The only other use of hai which I am aware of, was the derogatory handle which orcs gave to the Woses, 'Ogor-hai' (sp?). I don't see why this wouldn't also seem to indicate some sort of half-human term, as the Orcs probably had no idea what the Woses were.
Anyway, I think that another bit of quotation which gives this theory credence, comes from the mouth (pen) of Tolkien himself, while discussing Saruman in Morgoths Ring

"... his wickedest deed: the interbreeding of Orcs and Men, producing both Men-orcs large and cunning, and Orc-men treacherous and vile."
(thank you Cian).

According to the theory, Men-orcs and Orc-men (the names Tolkien uses here) would be the translations from the black speech of Uruk-hai, which these particular orcs call themselves.
Why not?
 

Cian

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Well, I don't think I've been on either side, but I do have a few comments to add :)

Originally posted by Greenwood
The first sentence clearly refers makes uruk refer to Mordor orcs as in examples 8 to 11, but the second sentence use of Uruk-hai does not automatically make the two terms equivalent and I find it interesting that Tolkien captilizes Uruk-hai as if it is a specifc name, but does not do the same with uruk.
There it would be normal not to capitalize the word uruk as the context is linguistic, ie about the Black Speech word itself, as a word. Just as if JRRT wrote the word sinda ("grey") and then followed with nominal plural Sindar meaning "Grey-ones" or "Grey-elves".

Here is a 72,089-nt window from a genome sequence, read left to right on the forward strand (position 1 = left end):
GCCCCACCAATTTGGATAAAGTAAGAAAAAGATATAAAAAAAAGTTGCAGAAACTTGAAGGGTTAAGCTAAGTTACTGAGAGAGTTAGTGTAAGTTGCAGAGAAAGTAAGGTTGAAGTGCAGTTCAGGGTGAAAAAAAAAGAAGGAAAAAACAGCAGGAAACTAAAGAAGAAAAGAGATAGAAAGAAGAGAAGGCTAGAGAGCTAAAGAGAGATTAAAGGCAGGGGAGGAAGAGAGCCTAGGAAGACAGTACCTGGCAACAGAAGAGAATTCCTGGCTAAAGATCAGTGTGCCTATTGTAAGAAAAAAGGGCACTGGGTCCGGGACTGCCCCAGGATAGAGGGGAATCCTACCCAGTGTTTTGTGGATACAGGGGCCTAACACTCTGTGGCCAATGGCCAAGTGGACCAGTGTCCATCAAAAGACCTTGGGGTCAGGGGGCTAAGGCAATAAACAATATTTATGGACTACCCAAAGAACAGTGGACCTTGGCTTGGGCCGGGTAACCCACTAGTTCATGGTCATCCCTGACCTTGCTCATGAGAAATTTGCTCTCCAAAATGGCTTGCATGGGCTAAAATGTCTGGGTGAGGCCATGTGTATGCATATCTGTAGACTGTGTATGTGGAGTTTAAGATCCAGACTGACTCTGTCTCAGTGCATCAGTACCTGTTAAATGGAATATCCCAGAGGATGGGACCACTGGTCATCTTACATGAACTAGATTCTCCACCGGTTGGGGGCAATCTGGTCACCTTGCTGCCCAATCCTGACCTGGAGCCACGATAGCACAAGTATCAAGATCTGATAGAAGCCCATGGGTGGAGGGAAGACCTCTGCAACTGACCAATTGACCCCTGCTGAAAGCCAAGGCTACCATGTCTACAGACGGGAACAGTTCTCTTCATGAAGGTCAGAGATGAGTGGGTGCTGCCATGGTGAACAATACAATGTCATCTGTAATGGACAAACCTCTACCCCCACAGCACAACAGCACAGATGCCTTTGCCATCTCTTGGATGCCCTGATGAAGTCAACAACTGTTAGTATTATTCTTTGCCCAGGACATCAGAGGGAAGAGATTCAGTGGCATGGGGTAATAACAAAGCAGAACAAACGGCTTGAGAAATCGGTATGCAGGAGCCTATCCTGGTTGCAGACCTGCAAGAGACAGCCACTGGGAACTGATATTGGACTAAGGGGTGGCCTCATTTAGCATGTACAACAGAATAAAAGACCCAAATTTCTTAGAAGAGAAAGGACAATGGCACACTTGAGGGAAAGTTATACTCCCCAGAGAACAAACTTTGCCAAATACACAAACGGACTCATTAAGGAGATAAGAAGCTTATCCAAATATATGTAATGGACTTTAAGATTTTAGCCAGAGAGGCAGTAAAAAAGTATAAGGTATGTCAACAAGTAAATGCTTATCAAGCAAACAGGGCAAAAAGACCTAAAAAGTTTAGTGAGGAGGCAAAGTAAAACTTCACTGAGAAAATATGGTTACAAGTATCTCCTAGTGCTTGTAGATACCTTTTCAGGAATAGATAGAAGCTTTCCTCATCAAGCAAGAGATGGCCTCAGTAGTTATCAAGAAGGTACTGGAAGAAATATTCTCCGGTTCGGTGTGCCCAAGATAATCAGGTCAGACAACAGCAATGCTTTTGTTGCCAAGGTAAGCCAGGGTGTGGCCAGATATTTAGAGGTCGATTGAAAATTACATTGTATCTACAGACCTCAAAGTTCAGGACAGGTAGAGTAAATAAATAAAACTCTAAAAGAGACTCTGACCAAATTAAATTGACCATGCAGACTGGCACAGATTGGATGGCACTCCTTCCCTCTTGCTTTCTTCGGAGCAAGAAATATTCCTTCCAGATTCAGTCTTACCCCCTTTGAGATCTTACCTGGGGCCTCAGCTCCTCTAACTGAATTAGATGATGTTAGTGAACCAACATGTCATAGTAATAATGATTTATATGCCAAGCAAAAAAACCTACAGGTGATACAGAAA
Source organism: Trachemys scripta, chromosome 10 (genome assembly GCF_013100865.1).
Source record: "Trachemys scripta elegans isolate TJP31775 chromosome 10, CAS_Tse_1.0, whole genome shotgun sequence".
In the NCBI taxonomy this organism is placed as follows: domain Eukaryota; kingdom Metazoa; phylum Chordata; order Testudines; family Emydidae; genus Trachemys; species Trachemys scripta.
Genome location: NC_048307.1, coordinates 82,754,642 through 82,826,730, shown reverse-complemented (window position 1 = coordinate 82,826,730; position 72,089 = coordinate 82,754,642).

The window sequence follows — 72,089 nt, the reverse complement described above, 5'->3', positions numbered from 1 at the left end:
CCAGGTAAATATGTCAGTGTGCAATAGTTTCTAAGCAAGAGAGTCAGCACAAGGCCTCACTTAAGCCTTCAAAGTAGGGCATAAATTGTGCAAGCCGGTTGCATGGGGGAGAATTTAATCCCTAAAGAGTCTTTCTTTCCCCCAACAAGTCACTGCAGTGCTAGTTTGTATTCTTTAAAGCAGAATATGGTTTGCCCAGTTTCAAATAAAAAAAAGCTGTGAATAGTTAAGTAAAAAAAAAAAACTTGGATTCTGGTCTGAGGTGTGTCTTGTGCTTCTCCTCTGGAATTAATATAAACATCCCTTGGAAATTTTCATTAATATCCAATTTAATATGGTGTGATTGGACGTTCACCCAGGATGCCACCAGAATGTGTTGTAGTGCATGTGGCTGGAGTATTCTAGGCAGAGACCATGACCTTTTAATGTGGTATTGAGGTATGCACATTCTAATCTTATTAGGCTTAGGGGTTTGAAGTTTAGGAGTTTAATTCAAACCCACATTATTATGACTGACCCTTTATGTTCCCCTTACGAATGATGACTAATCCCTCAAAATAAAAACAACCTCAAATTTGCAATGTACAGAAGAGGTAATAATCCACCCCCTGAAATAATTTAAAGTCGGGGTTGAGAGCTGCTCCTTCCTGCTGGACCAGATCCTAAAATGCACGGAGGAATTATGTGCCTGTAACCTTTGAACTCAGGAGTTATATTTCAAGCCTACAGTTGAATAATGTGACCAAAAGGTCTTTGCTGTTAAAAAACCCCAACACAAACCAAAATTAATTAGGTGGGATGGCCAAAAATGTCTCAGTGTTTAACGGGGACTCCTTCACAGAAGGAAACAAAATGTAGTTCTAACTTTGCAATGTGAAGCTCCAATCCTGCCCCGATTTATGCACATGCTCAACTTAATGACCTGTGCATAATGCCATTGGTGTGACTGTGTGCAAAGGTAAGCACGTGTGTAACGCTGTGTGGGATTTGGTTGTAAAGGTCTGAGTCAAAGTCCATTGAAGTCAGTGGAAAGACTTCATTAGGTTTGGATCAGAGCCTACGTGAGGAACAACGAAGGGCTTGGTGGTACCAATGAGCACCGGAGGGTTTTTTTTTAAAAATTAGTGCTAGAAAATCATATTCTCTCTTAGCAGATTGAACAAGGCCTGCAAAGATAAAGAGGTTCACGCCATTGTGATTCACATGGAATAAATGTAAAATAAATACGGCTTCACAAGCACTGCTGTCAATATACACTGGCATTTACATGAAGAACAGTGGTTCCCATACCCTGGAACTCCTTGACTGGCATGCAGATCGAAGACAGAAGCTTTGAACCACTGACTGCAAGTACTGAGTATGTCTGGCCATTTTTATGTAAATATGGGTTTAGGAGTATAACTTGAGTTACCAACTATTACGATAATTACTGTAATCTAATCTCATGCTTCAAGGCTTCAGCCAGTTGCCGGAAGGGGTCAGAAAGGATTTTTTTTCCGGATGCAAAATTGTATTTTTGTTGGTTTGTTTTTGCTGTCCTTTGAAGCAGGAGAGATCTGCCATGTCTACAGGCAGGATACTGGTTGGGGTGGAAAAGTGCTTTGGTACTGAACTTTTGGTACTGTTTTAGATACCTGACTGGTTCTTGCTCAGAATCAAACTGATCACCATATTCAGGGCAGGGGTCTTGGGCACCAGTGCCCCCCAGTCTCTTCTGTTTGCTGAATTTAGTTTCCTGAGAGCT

That said, Tolkien does capitalize the word Uruk in LotR anyway, though not in all instances, and also in Unfinished Tales.

However, this is a draft piece which Tolkien did not use in LOTR and hence can be assumed to not be in a final form.
As I mentioned in the other thread, in reference to UT's The Battles of the Fords of Isen, this was not a draft for LoTR however. This is Tolkien writing about his mythology years after the publication of LotR, using "Uruks" throughout. For clarity, as your sentence might imply that it was written at the time of writing LotR. Christopher Tolkien defines this as a 'late' narrative.

Cian also posted many examples of third party "Tolkien scholars" repeating the definition of uruk as being an Anglicized form of Uruk-hai.
Tolkien linguistic scholars, yes (though some clearly know the works outside of the linguistic arena). We don't know the specific work process behind each opinion I gave, but I can say generally that they (the ling folk) often enough have different opinions about X and express such, like we do here :) In any case good scholarship is not simple parroting of course, and some of these folks publish, or want to.

I have come across references which claim that Uruk-hai is a plural form of Uruk, which clearly does not fit Tolkien's usage since he uses both uruk and uruks.
Compare Silmaril and "Silmarils" and Silmarilli though. Quenya pluralization Silmarilli along with anglicized Silmarils.

Just my comments to those points anyway. Cheers
 
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The way I see it, Uruk-hai is a subset of uruk. Uruks being a larger soldier type of orc first developed by Sauron. Uruk-hai are then a further advanced form of uruk. So therefore all Uruk-hai are Uruks, but only Sauraman's Uruks are considered Uruk-hai.